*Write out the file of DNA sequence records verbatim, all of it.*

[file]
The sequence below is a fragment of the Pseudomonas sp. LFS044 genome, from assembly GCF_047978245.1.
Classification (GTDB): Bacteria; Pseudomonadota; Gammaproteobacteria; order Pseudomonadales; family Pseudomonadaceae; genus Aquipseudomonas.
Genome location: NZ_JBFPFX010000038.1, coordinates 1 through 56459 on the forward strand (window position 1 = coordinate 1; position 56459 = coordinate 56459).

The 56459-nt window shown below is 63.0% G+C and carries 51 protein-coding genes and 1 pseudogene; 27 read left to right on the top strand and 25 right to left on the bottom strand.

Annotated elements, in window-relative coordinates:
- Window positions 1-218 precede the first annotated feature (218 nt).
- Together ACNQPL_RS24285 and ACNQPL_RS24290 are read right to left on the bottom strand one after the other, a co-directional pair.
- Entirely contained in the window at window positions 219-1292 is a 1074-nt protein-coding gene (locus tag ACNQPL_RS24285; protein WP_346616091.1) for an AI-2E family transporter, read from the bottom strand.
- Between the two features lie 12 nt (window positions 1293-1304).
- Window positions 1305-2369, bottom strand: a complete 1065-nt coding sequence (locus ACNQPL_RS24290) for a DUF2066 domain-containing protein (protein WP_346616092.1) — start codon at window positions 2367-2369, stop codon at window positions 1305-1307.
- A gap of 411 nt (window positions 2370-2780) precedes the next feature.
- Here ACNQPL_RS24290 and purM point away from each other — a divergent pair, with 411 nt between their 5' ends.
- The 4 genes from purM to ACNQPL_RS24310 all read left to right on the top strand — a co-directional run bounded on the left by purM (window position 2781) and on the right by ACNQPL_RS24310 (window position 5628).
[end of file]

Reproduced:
The sequence below is a fragment of the Pseudomonas sp. LFS044 genome, from assembly GCF_047978245.1.
Classification (GTDB): Bacteria; Pseudomonadota; Gammaproteobacteria; order Pseudomonadales; family Pseudomonadaceae; genus Aquipseudomonas.
Genome location: NZ_JBFPFX010000038.1, coordinates 1 through 56459 on the forward strand (window position 1 = coordinate 1; position 56459 = coordinate 56459).

The 56459-nt window shown below is 63.0% G+C and carries 51 protein-coding genes and 1 pseudogene; 27 read left to right on the top strand and 25 right to left on the bottom strand.

Annotated elements, in window-relative coordinates:
- Window positions 1-218 precede the first annotated feature (218 nt).
- Together ACNQPL_RS24285 and ACNQPL_RS24290 are read right to left on the bottom strand one after the other, a co-directional pair.
- Entirely contained in the window at window positions 219-1292 is a 1074-nt protein-coding gene (locus tag ACNQPL_RS24285; protein WP_346616091.1) for an AI-2E family transporter, read from the bottom strand.
- Between the two features lie 12 nt (window positions 1293-1304).
- Window positions 1305-2369, bottom strand: a complete 1065-nt coding sequence (locus ACNQPL_RS24290) for a DUF2066 domain-containing protein (protein WP_346616092.1) — start codon at window positions 2367-2369, stop codon at window positions 1305-1307.
- A gap of 411 nt (window positions 2370-2780) precedes the next feature.
- Here ACNQPL_RS24290 and purM point away from each other — a divergent pair, with 411 nt between their 5' ends.
- The 4 genes from purM to ACNQPL_RS24310 all read left to right on the top strand — a co-directional run bounded on the left by purM (window position 2781) and on the right by ACNQPL_RS24310 (window position 5628).